The artistic representation of Augustine’s ontological model by Michelangelo

Though Augustine’s ontological Trinitarian model was conceived in the early 5th century, it perhaps got its theologically most authentic, artistic illustrations more than one thousand years later: notably in Michelangelo’s famous fresco of the creation of Adam (1511) on the ceiling of the Sistine chapel in the Vatican, where the Trinitarian godhead was depicted in the form of an acting human mind.[28] The theological meaning of this image passes, nonetheless, mostly unnoticed by the average tourist observer, who instead in general erroneously assumes that the painter in that picture had portrayed God as an old white bearded man. If that had been right, it would actually have signified an enormous blasphemy, as the second commandment explicitly forbids representing God in any worldly form or as an idol;[29] a discrepancy that most people usually assume the Catholic Church, despite the seriousness and the doctrinal inconsistency of that issue, had exceptionally tolerated in this case due to the painting’s great artistic value.



Creation of Adam

Fig. 1: Michelangelo Buonarroti: “The Creation of Adam” (Sistine Chapel) (© Wikipedia Commons)

 

However, the above-mentioned assumption appears also as incorrect from a historical point of view: Michelangelo (1475-1564), although a true renaissance artist, was a sincere, pious man (he was in fact member of the third Franciscan order), who enjoyed a very good theological formation and paid a lot of attention that his (religious) art, despite his creativity, always reflected the doctrine of the church.[30] It was probably for this reason, that when Michelangelo investigated on how to depict God as the creator of Adam in his fresco in an orthodox manner, he thought to orient himself on Augustine’s ontological model and to portray the divine context in the shape of an acting human mind.[31]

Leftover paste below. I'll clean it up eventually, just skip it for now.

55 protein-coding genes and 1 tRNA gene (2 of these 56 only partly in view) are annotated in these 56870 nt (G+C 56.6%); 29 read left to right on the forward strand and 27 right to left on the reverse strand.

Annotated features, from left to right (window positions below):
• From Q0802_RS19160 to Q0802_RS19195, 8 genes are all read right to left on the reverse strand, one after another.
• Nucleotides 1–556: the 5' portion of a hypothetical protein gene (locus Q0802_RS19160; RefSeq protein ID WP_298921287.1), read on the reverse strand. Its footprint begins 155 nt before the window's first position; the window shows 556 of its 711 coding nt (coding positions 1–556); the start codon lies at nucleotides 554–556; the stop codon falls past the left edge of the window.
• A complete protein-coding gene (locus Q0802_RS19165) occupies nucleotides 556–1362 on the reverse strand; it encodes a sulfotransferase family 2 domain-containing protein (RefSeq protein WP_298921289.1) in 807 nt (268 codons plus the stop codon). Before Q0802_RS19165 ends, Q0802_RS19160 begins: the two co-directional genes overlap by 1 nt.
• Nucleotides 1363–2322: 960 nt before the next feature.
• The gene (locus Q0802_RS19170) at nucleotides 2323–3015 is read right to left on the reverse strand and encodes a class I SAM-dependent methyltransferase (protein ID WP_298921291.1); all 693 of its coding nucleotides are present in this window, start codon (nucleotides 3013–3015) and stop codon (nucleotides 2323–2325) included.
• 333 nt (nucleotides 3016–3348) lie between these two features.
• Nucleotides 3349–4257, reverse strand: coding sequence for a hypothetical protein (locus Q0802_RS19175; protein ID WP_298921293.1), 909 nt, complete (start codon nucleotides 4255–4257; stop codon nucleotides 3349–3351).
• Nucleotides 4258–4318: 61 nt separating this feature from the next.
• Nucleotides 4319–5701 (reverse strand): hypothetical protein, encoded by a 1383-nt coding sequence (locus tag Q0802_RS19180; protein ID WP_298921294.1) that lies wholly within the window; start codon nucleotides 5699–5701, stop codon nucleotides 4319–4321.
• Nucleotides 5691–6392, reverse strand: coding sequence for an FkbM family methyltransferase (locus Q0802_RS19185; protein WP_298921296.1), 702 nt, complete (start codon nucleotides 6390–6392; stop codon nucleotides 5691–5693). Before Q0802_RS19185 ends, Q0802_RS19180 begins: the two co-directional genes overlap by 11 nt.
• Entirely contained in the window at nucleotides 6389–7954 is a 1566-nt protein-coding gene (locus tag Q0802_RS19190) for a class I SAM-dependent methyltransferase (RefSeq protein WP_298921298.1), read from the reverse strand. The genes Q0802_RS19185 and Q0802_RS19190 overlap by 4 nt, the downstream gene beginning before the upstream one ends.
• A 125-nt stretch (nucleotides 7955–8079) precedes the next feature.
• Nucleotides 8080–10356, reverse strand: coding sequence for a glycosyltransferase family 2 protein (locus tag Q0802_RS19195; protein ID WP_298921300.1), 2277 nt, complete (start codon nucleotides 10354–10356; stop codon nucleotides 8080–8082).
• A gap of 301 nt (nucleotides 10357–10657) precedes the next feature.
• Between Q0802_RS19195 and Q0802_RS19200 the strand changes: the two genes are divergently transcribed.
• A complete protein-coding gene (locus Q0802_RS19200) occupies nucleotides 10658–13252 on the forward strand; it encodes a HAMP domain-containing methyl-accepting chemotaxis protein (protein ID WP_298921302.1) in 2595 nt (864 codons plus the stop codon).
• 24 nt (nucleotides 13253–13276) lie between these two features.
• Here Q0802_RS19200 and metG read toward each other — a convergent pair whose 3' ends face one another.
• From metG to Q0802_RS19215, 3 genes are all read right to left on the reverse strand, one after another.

Interestingly, Michelangelo, in contrast to a lot of his contemporaries (who instead let themselves influence more by that model’s scholastic/Anselminian interpretation),[32] seems to have rightly understood that Augustine’s ontological model did not primarily focus on the unity of God’s divine being, but instead centred chiefly on the Trinitarian persons of Father, Son and Holy Spirit. Therefore, he did not paint the Trinity in the form of something unique and compact, as most western painters of his times did, but instead as the dynamic interaction between diverse figures and spheres. But in this context, it has emphatically to be clarified that the individuals and angels that Michelangelo painted in the divine figuration of his fresco, do not stand for God as such, not even for the particular Trinitarian persons, but more for the diverse Trinitarian processes and the other theological and soteriological functions that take place.[33]